It is crucial for both parties to a dispute to receive notice to attend the matter in order for the parties to defend their case on the date set down by the Commission for Conciliation, Mediation and Arbitration (hereinafter referred to as the CCMA).
As soon as an employee decides to refer a matter to the CCMA, the CCMA will inform both the employer and employee of the date for conciliation and/or arbitration and/or con-arb.
One of the most common reasons for either one of the party’s absence is that they were not aware of the proceedings as the notice to attend the arbitration was not properly served on him/her as set out in terms of Rule 5.
Rule 5 and 5A of the Rules for the Conduct of Proceedings before the CCMA lists possible methods of service which could be used in order to inform both parties to the dispute to be present at the CCMA.
Rule 5A of the Rules for the Conduct of Proceedings before the CCMA reads as follows:
“The Commission may provide notice of a conciliation or arbitration hearing, or any other proceedings before it, by means of the methods prescribed in Rule 5 and/or by means of short message service.”
Rule 5 prescribes different ways to serve documents on parties. Methods of service which are most commonly used and prescribed by Rule 5 include (please note that all methods of service are not included in this article):
- By handing a copy of the document to –
1.1 the person concerned;
1.2 a representative authorised in writing to accept service on behalf of the person;
1.3 a person who appears to be at least 16 years old and apparently in charge of the person’s place of residence, business or place of employment at the time;
- By leaving a copy of the document at –
2.1 an address chosen by the person to receive service; or
2.2 any premises in accordance with sub-rule (3);
- By e-mailing, faxing or telexing a copy of the document to the person’s e-mail, fax
or telex number respectively, or an e-mail address, fax or telefax number chosen
by that person to receive service;
- By sending a copy of the document by registered post or telegram to the last
known address of the party or an address chosen by the party to receive service.
- The Commission or a commissioner may order service in a manner other than
prescribed in this Rule.
It may happen that either the employee or the employer did not receive notice of the date for conciliation or arbitration as the notice to attend was sent to the incorrect number or address or the details of the party(s) as indicated on the referral form does not exist anymore.
By implication, this would mean that one of the parties to the dispute will not be in attendance at the CCMA on the stipulated date.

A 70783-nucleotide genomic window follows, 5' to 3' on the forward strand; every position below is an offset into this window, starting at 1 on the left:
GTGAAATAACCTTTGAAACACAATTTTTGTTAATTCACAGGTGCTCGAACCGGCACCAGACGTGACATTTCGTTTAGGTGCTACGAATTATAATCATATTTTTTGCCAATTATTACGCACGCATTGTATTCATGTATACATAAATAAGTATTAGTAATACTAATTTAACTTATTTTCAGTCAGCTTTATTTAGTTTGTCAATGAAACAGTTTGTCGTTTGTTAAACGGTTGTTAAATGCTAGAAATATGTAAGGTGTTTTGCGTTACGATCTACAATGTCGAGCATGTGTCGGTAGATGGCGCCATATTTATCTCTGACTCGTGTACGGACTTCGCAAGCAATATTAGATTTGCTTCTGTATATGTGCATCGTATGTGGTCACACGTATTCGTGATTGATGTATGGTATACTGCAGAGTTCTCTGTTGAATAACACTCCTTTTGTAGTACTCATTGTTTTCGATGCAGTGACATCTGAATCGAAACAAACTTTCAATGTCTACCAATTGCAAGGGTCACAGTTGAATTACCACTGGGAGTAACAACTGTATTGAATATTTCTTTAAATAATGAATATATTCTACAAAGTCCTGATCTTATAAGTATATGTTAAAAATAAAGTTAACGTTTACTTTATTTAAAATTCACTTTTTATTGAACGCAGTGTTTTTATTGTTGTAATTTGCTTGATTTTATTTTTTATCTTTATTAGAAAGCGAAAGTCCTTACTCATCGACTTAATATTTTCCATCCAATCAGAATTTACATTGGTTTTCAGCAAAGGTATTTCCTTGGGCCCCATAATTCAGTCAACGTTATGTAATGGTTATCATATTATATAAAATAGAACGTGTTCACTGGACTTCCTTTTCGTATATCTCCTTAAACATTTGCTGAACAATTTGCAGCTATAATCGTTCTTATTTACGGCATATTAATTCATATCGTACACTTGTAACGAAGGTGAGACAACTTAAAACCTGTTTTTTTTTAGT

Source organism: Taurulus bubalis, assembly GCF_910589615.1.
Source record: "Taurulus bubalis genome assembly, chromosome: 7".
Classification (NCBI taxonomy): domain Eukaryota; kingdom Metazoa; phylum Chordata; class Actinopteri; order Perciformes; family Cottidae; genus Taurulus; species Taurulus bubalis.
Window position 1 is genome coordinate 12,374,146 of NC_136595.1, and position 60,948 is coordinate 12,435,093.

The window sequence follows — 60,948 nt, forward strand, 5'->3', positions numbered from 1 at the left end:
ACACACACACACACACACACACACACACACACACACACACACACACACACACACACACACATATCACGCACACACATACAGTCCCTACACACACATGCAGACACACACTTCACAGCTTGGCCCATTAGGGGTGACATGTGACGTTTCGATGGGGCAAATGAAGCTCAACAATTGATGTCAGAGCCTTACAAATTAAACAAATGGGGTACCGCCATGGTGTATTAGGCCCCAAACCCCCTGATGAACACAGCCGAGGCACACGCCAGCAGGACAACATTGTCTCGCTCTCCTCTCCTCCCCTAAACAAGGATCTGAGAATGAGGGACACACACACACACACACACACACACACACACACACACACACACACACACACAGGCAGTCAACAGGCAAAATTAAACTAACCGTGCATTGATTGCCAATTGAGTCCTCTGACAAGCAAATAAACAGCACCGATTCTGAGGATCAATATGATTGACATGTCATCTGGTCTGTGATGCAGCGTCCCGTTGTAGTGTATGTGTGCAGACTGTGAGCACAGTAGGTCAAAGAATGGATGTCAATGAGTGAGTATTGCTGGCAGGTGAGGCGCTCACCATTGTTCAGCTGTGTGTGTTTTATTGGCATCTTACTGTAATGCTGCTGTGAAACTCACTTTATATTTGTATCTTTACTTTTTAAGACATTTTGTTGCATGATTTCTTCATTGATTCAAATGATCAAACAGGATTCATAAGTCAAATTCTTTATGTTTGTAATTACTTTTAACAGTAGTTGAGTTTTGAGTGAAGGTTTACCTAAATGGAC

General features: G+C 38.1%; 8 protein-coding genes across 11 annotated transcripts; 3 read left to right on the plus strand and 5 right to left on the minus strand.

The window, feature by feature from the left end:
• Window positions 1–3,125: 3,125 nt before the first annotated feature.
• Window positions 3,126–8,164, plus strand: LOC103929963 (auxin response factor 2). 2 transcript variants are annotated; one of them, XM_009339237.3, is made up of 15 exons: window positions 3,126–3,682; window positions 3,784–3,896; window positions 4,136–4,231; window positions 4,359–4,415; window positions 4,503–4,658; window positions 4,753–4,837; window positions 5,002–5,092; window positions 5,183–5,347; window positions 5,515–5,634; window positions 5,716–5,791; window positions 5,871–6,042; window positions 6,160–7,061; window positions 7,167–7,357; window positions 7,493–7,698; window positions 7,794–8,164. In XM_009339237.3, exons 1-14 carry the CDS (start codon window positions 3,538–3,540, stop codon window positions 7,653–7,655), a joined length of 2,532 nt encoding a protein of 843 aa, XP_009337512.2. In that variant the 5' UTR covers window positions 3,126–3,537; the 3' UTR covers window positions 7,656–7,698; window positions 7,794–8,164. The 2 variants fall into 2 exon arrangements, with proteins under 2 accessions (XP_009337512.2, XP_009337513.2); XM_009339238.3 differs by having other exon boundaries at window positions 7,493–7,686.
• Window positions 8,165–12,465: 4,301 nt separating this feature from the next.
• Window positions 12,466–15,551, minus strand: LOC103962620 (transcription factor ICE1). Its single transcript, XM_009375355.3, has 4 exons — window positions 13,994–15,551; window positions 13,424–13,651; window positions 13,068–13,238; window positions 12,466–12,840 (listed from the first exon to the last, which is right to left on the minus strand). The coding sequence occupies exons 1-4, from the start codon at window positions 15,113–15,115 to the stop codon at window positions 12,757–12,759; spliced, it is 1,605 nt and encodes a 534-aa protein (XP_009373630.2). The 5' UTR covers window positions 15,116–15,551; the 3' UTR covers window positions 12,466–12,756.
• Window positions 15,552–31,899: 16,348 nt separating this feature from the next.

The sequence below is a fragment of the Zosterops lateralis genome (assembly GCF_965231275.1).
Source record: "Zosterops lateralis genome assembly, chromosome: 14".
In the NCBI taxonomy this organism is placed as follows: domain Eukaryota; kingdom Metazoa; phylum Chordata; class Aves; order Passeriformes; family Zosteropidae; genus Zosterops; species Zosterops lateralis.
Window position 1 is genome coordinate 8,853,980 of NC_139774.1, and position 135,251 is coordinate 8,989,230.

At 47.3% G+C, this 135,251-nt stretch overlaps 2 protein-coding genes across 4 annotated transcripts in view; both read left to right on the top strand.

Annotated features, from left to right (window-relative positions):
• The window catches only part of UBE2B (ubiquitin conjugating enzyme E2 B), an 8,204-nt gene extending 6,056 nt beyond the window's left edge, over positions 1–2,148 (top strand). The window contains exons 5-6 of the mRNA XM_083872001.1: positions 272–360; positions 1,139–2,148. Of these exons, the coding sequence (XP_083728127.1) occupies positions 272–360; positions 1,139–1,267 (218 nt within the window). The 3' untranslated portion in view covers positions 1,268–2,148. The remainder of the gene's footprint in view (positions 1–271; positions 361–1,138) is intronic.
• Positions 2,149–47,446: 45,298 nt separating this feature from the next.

Rule 30 (1)(a) of the Rules for the Conduct of Proceedings before the CCMA refers to the failure of an employee to attend the arbitration proceedings and reads as follows:
“if a party is to attend arbitration proceedings before the Commission, and that party had referred the dispute to the Commission, a commissioner may dismiss the matter by issuing a written ruling”.
Therefore, should the employee (applicant) fail to be in attendance on the date of arbitration, the commissioner will issue a written ruling referred to as a “dismissal ruling”, and the commissioner will issue this ruling only if the commissioner is satisfied that the employee had been properly notified of the date, time and venue of the proceedings.
Rule 30 (1)(b) also refers to the failure of an employer (respondent) to be present at any arbitration proceedings before the CCMA and reads as follows:
“If a party to the dispute fails to attend or be represented at any arbitration
proceedings before the Commission, and that party had not referred the
matter to the Commission, the commissioner may –
(i) continue with the proceedings in the absence of that party; or
(ii) adjourn the proceedings to a later date.”
Therefore, should the employer (respondent) fail to attend the arbitration proceedings at the CCMA, the commissioner may continue with the proceedings in the absence of the employer after the commissioner has confirmed that the employer had been properly notified of the date, time and venue of the proceedings.
The award that is made in the absence of the employer is called a “default arbitration award”, and this award will only reflect the employee (applicant’s) version of events. The dismissal ruling or the default arbitration award is not necessarily “the end of the road” for the parties.
The employee can apply for a rescission of the dismissal ruling if he/she was the party that was not in attendance at the proceedings by supplying the CCMA with reasons as to why he/she was not in attendance.
Similarly, an employer may also apply for rescission of a default arbitration award which was made in his/her absence by providing the CCMA with reasons as to his/her absence.
As seen from the above, there are quite a few rules and procedures to follow should any one of the parties not be in attendance at the arbitration. Therefore, it is important for employers to contact their labour advisors in order to receive the necessary assistance in circumstances such as these.
Article by: Meghan Louw
Dispute Resolution Official – Port Elizabeth